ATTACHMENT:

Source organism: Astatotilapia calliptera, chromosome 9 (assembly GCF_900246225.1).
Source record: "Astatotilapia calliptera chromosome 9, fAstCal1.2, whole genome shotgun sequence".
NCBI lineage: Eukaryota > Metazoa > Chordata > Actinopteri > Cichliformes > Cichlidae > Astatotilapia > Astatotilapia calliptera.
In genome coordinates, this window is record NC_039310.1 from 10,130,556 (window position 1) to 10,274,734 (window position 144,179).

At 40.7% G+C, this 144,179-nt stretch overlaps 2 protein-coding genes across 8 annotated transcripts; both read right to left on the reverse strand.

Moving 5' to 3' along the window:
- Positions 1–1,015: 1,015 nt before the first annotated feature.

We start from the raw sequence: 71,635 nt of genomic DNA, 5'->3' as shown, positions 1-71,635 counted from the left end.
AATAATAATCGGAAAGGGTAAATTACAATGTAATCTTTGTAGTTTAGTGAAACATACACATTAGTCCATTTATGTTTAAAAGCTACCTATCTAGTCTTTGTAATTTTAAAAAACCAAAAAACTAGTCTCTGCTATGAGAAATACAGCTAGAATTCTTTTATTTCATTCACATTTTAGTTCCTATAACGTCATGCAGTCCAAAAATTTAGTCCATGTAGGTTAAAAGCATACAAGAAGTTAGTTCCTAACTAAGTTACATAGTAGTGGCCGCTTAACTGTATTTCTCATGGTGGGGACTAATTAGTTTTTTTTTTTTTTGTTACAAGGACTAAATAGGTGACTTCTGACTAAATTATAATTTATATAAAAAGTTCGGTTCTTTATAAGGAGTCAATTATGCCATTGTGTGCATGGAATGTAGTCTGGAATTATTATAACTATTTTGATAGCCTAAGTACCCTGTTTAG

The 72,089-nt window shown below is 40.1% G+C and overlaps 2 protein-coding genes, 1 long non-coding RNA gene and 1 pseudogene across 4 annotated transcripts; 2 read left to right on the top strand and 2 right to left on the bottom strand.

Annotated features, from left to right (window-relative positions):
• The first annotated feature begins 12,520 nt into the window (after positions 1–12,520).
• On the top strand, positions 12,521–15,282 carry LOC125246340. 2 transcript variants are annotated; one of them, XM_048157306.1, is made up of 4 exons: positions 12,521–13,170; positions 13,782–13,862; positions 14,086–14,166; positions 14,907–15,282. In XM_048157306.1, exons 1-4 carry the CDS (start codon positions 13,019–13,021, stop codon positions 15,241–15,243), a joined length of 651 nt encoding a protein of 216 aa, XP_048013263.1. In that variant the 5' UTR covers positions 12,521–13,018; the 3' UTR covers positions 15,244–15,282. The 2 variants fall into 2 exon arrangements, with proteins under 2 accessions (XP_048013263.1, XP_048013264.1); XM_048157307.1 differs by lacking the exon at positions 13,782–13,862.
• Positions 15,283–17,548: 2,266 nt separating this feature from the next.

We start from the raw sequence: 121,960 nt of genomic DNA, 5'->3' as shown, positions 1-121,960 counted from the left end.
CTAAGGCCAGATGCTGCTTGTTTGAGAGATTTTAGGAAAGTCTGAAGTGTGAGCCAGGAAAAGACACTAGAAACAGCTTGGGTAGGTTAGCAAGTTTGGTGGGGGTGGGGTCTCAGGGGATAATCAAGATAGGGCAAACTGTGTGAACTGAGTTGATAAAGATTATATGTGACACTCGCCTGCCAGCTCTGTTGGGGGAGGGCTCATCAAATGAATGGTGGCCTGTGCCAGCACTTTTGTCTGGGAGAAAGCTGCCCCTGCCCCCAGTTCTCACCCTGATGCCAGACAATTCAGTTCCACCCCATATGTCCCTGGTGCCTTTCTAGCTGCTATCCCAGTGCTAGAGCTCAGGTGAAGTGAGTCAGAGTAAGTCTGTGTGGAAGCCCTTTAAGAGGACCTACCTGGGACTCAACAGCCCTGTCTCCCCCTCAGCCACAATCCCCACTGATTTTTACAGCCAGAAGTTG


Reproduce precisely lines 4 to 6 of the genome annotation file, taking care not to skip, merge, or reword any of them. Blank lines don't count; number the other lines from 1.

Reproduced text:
In genome coordinates, this window is record NC_039310.1 from 10,130,556 (window position 1) to 10,274,734 (window position 144,179).

At 40.7% G+C, this 144,179-nt stretch overlaps 2 protein-coding genes across 8 annotated transcripts; both read right to left on the reverse strand.

Moving 5' to 3' along the window: